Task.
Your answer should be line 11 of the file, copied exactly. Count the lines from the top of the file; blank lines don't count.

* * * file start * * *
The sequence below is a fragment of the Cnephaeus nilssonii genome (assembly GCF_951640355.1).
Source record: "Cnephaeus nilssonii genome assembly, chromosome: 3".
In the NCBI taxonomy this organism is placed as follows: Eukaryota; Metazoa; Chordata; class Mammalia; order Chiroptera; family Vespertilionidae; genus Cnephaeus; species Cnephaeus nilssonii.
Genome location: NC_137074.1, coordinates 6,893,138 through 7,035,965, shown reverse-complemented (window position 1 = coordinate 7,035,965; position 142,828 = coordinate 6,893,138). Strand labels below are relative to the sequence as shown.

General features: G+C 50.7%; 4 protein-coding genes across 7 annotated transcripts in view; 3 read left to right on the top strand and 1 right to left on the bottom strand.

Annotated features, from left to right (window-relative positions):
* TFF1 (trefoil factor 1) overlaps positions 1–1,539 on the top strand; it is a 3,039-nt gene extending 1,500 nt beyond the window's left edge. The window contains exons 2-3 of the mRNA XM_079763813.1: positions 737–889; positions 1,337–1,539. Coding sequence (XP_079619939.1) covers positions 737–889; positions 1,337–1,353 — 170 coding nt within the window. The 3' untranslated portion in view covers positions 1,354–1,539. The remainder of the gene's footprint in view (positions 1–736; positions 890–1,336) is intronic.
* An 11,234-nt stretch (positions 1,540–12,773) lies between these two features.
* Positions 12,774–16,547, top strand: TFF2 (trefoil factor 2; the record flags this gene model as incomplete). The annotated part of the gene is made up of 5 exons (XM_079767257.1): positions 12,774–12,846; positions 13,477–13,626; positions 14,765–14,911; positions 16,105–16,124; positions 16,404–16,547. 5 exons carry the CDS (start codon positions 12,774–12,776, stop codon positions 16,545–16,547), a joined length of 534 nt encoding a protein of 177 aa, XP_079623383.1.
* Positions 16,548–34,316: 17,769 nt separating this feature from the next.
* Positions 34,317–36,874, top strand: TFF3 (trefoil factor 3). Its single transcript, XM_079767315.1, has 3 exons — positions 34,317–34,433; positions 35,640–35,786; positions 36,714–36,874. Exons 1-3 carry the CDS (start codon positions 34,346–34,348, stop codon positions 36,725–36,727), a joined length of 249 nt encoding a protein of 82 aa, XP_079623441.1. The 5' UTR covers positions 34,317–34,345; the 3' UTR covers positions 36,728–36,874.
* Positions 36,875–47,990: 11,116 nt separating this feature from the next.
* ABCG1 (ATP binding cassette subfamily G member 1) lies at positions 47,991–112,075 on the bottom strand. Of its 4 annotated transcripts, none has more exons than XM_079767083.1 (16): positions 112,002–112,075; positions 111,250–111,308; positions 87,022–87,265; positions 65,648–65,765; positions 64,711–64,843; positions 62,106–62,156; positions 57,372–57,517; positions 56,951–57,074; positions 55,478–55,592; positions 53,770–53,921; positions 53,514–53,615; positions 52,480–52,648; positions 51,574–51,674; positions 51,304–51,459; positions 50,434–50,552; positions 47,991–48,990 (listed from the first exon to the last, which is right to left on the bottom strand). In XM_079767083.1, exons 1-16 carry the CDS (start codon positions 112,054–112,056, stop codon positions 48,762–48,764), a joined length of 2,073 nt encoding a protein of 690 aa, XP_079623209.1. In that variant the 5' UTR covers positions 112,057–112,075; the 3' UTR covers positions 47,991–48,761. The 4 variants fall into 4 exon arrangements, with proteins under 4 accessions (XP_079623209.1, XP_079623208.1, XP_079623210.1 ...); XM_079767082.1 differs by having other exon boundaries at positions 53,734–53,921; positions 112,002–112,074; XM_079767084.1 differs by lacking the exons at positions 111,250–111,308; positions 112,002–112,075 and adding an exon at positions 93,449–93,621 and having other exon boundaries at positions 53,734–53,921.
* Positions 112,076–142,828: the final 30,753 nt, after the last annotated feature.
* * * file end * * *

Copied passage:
* Positions 34,317–36,874, top strand: TFF3 (trefoil factor 3). Its single transcript, XM_079767315.1, has 3 exons — positions 34,317–34,433; positions 35,640–35,786; positions 36,714–36,874. Exons 1-3 carry the CDS (start codon positions 34,346–34,348, stop codon positions 36,725–36,727), a joined length of 249 nt encoding a protein of 82 aa, XP_079623441.1. The 5' UTR covers positions 34,317–34,345; the 3' UTR covers positions 36,728–36,874.